Arrighi appointed chairman-elect of accreditation board
'A major focus is launching a new accreditation process.'
A major focus of activity will be in launching a new process for accreditation.
Dr. James A. Arrighi has been appointed chairman-elect for the Accreditation Council for Graduate Medical Education’s residency-review committee for internal medicine. Arrighi is the director of nuclear cardiology at Rhode Island Hospital. In addition, he serves as an associate professor of medicine and diagnostic imaging at The Warren Alpert Medical School of Brown University and program director of Brown’s fellowship program in cardiovascular disease.
PBN: Can you tell us more about the Accreditation Council for Graduate Medical Education?
ARRIGHI: The ACGME is responsible for accrediting graduate medical-education training programs (such as internal medicine or surgery residencies, cardiology fellowships and all other specialties). Individuals are appointed to the ACGME review committees on the basis of their expertise and national recognition as an expert and leader in graduate medical education.
PBN: What will be your responsibilities as chairman of the residency-review committee for internal medicine?
ARRIGHI: As chairman, I will be responsible for overseeing the operation of the committee, which primarily involves making accreditation decisions for all residency and fellowship training programs in internal medicine and its specialties. The chairman also is involved in making policy decisions, often with chairs of the corresponding committees in other specialties. In the next several years, a major focus of activity will be in launching a new process for accreditation, focused on continuous quality improvement, patient safety, educational outcomes and fostering innovation.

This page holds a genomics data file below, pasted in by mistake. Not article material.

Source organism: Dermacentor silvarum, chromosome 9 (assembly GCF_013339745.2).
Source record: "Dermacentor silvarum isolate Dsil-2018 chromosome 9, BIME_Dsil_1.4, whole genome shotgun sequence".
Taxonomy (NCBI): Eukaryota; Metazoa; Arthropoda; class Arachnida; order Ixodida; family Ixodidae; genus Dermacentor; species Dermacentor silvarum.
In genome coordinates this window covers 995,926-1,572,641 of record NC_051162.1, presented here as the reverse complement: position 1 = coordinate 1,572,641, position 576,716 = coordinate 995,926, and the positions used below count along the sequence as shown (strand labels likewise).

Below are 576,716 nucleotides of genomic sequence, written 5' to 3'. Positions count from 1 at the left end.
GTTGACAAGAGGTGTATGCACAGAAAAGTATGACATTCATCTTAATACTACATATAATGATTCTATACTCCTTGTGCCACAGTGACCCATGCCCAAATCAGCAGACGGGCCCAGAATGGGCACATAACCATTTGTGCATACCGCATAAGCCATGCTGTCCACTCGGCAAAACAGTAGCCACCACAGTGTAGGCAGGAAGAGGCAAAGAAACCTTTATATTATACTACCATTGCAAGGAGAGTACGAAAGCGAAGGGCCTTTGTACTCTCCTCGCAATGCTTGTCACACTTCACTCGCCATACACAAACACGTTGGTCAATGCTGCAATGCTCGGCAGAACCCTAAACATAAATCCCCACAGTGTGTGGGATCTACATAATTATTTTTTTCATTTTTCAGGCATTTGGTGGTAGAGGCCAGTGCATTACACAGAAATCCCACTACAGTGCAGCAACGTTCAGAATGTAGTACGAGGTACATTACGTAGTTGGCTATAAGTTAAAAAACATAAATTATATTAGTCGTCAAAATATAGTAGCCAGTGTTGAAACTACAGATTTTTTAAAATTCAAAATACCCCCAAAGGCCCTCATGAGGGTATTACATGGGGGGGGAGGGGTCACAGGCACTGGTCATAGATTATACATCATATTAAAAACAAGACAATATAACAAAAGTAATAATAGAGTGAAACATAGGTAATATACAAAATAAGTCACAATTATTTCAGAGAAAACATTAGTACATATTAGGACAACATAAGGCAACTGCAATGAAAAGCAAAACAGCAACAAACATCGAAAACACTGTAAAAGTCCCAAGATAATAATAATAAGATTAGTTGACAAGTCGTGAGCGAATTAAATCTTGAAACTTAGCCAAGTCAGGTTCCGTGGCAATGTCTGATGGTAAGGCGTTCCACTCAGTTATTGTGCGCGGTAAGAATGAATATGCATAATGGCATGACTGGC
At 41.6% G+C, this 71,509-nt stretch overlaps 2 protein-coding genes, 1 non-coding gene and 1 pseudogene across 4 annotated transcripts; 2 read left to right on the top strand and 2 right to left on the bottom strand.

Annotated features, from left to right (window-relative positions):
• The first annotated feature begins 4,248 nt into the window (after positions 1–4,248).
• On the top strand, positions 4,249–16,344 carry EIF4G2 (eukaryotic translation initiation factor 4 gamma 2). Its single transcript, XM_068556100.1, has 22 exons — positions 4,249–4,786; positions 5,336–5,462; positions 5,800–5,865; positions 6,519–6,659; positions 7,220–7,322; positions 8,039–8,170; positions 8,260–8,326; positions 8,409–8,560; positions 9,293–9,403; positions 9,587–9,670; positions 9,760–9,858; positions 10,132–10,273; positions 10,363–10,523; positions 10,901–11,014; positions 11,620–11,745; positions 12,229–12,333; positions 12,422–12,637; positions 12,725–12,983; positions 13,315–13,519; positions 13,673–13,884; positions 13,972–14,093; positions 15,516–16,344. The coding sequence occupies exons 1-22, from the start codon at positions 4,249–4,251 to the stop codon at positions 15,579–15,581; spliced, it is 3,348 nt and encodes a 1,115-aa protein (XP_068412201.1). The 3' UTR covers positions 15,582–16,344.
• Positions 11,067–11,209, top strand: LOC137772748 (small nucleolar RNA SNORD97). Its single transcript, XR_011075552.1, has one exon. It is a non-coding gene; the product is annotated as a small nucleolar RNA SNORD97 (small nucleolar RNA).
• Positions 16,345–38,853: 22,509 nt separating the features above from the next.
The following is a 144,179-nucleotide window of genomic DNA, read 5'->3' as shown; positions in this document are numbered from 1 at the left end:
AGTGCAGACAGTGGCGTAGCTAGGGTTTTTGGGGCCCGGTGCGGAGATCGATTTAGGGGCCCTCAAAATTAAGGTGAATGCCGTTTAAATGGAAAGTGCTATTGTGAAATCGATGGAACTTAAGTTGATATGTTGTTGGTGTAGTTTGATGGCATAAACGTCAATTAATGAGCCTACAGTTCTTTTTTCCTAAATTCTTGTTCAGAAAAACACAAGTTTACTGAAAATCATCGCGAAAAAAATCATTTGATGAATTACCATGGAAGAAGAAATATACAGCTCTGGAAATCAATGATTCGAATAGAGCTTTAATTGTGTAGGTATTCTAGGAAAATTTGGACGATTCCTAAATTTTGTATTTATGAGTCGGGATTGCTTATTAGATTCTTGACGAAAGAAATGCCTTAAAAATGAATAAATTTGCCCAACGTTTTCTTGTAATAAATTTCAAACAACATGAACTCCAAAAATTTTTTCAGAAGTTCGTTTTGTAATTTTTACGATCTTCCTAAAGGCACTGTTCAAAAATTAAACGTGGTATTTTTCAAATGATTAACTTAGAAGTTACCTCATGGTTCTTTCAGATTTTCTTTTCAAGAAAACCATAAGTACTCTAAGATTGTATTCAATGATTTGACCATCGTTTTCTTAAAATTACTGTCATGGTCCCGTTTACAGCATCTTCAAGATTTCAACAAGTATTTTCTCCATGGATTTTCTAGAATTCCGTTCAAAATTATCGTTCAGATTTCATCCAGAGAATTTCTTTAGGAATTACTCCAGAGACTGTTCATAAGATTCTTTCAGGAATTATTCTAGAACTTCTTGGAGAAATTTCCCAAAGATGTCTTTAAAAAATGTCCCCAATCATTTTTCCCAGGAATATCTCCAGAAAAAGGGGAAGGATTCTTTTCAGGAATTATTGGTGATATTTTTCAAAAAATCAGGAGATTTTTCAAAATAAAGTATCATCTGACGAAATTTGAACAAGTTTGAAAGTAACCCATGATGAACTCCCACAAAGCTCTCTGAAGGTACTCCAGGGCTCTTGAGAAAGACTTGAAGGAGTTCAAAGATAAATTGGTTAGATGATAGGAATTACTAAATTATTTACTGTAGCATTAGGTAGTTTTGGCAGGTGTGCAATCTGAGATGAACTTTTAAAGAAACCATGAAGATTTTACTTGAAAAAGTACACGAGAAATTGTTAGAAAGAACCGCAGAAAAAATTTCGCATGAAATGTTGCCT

PBN: What is your own educational background? Are you involved in any other professional organizations besides the ACGME?
ARRIGHI: I am originally from Pawtucket, and went to college and medical school at Brown [University]. I completed my residency at Washington University, followed by cardiology fellowships at the National Institutes of Health and at Yale [University]. Since finishing my training in cardiology in 1994, I have been involved in graduate medical education, initially at Yale, and, since 2004, at Brown and Lifespan. Based on my interest in leadership in this area, I became program director of the cardiology fellowship at Yale, and now am doing the same at Brown/Lifespan. •